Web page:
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ATO disclosing small business tax debts to credit reporting agencies

Did you know that a tax debt can affect your credit rating? New reporting measures will have significant consequences for businesses that rely on credit providers to finance their activities. 

For anyone reading this who is paying off a debt in instalments: call the ATO and make sure that you've got a formal arrangement in place. Take the reference number for the call and keep the letter they sent you. 

We realise this could worry some of our clients, especially if they have overdue returns or BAS. Please reach out to us sooner rather than later if we can be of assistance. 

In an effort to get the $19bn of overdue tax owed to the ATO, a third of which is owed by small businesses with turnover of less than $2m, new legislation allows the ATO to disclose tax debt information to credit reporting bureaus (CRB). 

We understand that the ATO will only disclose a taxpayer's debt to a CRB if:

  • It has an ABN
  • Its tax debt exceeds $10,000,
  • The debt is overdue by 90 days
  • It hasn't effectively engaged with the ATO to manage it tax debt

'Effectively engaged' means that the business has agreed to a payment plan with the ATO, or is disputing the liability before a court or tribunal. The standard credit reporting industry approach for defaulted debts is five years. We're hoping the tax debt information will no longer remain visible on a credit record once a business doesn't satisfy the above criteria for disclosure.  However, it could prove to be difficult to remove the bad credit rating for five years once the ATO have reported it. 

What's the impact of this?

The listing of a tax debt on your business’s credit report can have a significant impact on your business.

It can make it very difficult for your business to access funding from banks and other lenders. They will access your credit file and see that you didn’t pay the ATO on time. They will use this against you and say that it is risky to lend to you. If they do agree to lend to you, it likely that you’ll be paying a higher rate of interest.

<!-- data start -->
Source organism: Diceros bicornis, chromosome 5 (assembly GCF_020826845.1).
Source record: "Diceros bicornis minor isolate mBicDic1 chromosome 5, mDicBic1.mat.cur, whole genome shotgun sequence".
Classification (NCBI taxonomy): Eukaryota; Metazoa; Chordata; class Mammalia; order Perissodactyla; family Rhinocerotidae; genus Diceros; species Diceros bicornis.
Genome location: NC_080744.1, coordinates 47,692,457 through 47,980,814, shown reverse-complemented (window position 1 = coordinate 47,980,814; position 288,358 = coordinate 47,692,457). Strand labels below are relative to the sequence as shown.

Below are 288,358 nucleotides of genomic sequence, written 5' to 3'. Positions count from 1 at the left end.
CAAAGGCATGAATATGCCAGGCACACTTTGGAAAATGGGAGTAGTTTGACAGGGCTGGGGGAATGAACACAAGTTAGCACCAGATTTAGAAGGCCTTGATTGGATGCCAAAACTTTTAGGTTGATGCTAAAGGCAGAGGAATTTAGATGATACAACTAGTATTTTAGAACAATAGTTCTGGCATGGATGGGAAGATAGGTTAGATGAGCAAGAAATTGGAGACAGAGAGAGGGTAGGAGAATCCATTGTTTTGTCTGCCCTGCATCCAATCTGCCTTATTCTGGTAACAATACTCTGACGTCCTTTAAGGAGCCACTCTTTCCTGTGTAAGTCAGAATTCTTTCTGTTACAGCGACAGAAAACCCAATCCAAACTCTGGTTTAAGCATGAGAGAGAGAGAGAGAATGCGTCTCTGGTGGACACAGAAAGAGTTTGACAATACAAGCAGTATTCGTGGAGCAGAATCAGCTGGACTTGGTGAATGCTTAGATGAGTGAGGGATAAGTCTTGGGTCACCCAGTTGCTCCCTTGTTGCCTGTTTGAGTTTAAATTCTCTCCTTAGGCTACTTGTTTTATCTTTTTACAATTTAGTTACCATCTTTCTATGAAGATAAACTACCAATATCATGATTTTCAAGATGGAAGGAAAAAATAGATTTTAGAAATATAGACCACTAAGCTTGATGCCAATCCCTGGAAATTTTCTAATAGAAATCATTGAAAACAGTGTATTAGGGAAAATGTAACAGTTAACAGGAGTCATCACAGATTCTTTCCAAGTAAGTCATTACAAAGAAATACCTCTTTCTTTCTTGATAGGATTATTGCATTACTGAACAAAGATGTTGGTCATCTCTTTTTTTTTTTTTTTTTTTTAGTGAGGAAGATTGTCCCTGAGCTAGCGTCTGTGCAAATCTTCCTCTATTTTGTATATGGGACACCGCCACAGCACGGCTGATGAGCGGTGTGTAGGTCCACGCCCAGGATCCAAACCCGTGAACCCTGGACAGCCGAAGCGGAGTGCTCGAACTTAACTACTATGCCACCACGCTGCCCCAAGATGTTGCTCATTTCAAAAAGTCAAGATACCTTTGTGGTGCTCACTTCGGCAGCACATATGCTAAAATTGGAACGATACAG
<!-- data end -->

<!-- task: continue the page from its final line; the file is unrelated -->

Other businesses might also refuse to extend credit to you because of the listing of the default. Getting trade accounts with suppliers could become a lot more difficult.

What if your returns are overdue?

If you have a business with an existing or accrued tax debt it's important that you take action now,  before the ATO catch up with you, especially if you have overdue documents. The ATO usually won't let you negotiate a payment arrangement for existing debts until your late tax returns and BAS's are lodged.  

If the ATO only give you 21 days notice before reporting your defaulted debt, will you have time to get everything in order with your bookkeeper and tax agent? Most likely not. It could take a few months, realistically. A rush job is not a good job, and mistakes could get you audited. 

If you ignore their lodgment demands, the ATO could find ways to issue a default assessment with a big tax bill and unremittable penalty before you get the chance to assess your own tax position with deductions. So be prepared.

Do you need a strategy? 

Alex Frost is an expert in tax representation, with 17 years experience in efficiently preparing overdue multi-year tax returns and resolving difficult issues with the ATO. She has helped many clients to receive interest and penalty remissions, to object to and appeal the ATO’s decisions, to be relieved of certain debts, and to reach settlements on disputed tax amounts. 

Please contact us if you need a consultation to effectively plan your lodgements and debt negotiations without negatively impacting your cash flow. In the process, we will sensitively address the underlying issues behind your tax debt and clearly explain your options. 


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